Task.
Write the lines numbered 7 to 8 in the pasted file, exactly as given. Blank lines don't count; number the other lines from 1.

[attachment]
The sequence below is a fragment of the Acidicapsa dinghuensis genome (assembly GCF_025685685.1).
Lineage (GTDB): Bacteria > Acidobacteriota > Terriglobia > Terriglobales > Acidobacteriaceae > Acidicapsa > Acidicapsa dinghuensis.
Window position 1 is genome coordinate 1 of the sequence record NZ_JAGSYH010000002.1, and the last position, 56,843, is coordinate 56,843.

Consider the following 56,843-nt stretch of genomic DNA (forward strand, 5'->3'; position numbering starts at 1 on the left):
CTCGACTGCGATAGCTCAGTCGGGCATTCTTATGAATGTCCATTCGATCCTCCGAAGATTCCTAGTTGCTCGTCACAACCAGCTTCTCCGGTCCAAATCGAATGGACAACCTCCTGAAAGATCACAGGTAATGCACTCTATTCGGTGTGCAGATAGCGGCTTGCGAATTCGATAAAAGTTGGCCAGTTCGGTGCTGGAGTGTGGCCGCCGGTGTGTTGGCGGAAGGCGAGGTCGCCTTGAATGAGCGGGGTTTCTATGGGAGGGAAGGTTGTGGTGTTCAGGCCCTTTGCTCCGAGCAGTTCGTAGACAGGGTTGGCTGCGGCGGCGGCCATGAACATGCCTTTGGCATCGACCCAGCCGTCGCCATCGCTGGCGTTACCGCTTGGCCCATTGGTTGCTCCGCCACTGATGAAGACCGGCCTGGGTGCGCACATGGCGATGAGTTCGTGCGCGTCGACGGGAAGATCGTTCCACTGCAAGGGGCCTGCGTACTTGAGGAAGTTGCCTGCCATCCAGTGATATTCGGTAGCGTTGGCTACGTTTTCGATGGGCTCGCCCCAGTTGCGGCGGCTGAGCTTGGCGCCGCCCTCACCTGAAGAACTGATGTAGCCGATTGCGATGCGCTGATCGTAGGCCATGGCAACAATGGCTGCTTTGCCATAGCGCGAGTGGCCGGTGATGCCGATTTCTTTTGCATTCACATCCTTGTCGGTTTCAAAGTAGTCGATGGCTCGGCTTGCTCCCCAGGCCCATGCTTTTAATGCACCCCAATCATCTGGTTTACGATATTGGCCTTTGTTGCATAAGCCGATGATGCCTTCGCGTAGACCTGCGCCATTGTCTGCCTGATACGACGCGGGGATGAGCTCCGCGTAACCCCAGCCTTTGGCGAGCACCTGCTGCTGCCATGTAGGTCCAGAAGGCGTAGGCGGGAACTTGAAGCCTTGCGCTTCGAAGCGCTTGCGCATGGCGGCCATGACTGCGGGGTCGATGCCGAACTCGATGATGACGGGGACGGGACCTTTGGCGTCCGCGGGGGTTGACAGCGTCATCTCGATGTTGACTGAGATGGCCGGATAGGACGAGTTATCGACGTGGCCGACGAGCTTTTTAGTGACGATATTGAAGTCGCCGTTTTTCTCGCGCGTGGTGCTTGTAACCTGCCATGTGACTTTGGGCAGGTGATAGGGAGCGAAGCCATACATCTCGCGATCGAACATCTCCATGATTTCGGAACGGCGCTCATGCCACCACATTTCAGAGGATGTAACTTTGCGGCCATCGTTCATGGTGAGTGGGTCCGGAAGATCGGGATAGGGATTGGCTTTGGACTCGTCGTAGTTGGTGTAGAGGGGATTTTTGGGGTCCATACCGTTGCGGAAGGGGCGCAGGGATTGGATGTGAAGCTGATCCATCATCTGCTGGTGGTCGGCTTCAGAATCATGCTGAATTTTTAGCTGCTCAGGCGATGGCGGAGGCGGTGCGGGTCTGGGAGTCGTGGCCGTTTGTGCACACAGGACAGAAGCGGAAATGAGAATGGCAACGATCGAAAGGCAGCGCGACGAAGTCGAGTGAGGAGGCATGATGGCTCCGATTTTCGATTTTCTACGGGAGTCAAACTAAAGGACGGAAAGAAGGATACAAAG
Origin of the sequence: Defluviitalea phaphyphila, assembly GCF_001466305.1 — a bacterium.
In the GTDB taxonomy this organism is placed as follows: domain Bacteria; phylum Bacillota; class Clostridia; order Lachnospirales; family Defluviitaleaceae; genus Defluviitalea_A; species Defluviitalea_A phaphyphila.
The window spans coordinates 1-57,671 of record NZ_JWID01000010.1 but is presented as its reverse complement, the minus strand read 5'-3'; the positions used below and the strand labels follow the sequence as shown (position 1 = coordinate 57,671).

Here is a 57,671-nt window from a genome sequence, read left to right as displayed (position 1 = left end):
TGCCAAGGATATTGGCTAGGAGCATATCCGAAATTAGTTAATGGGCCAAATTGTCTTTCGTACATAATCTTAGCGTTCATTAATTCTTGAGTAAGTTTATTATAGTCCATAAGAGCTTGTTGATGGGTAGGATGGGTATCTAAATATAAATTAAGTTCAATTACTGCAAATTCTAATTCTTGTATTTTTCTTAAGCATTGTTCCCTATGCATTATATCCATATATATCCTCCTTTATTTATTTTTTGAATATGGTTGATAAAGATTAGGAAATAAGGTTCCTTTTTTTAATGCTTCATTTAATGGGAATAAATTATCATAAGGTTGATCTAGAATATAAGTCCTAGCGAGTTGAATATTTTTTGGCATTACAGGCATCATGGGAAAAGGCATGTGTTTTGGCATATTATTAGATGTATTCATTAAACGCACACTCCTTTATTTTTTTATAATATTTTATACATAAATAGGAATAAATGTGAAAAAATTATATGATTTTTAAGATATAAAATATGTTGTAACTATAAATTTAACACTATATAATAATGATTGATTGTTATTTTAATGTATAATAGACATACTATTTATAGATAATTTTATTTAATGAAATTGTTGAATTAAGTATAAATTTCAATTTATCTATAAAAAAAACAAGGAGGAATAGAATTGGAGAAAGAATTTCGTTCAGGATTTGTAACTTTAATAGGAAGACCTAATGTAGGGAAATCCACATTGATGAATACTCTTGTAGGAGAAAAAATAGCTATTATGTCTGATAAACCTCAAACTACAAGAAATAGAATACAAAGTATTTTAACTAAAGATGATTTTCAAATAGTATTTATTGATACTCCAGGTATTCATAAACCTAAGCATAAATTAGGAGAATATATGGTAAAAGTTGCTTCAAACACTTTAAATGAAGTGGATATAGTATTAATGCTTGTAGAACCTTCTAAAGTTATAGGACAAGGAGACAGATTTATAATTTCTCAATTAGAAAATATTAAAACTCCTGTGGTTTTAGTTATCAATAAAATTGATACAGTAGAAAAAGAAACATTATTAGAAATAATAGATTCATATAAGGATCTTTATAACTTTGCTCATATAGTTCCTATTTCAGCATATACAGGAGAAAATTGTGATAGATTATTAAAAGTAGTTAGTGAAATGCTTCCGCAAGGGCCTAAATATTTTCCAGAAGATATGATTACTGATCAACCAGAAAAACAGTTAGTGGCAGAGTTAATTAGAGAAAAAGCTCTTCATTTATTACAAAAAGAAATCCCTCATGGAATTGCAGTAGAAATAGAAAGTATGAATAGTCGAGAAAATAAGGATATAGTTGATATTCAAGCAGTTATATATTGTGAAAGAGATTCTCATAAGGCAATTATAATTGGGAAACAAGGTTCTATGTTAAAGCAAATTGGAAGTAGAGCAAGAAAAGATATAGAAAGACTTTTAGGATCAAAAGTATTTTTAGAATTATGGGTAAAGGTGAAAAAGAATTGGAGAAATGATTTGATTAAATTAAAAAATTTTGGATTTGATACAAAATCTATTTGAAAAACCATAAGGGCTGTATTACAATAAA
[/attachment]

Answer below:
In the GTDB taxonomy this organism is placed as follows: domain Bacteria; phylum Bacillota; class Clostridia; order Lachnospirales; family Defluviitaleaceae; genus Defluviitalea_A; species Defluviitalea_A phaphyphila.
The window spans coordinates 1-57,671 of record NZ_JWID01000010.1 but is presented as its reverse complement, the minus strand read 5'-3'; the positions used below and the strand labels follow the sequence as shown (position 1 = coordinate 57,671).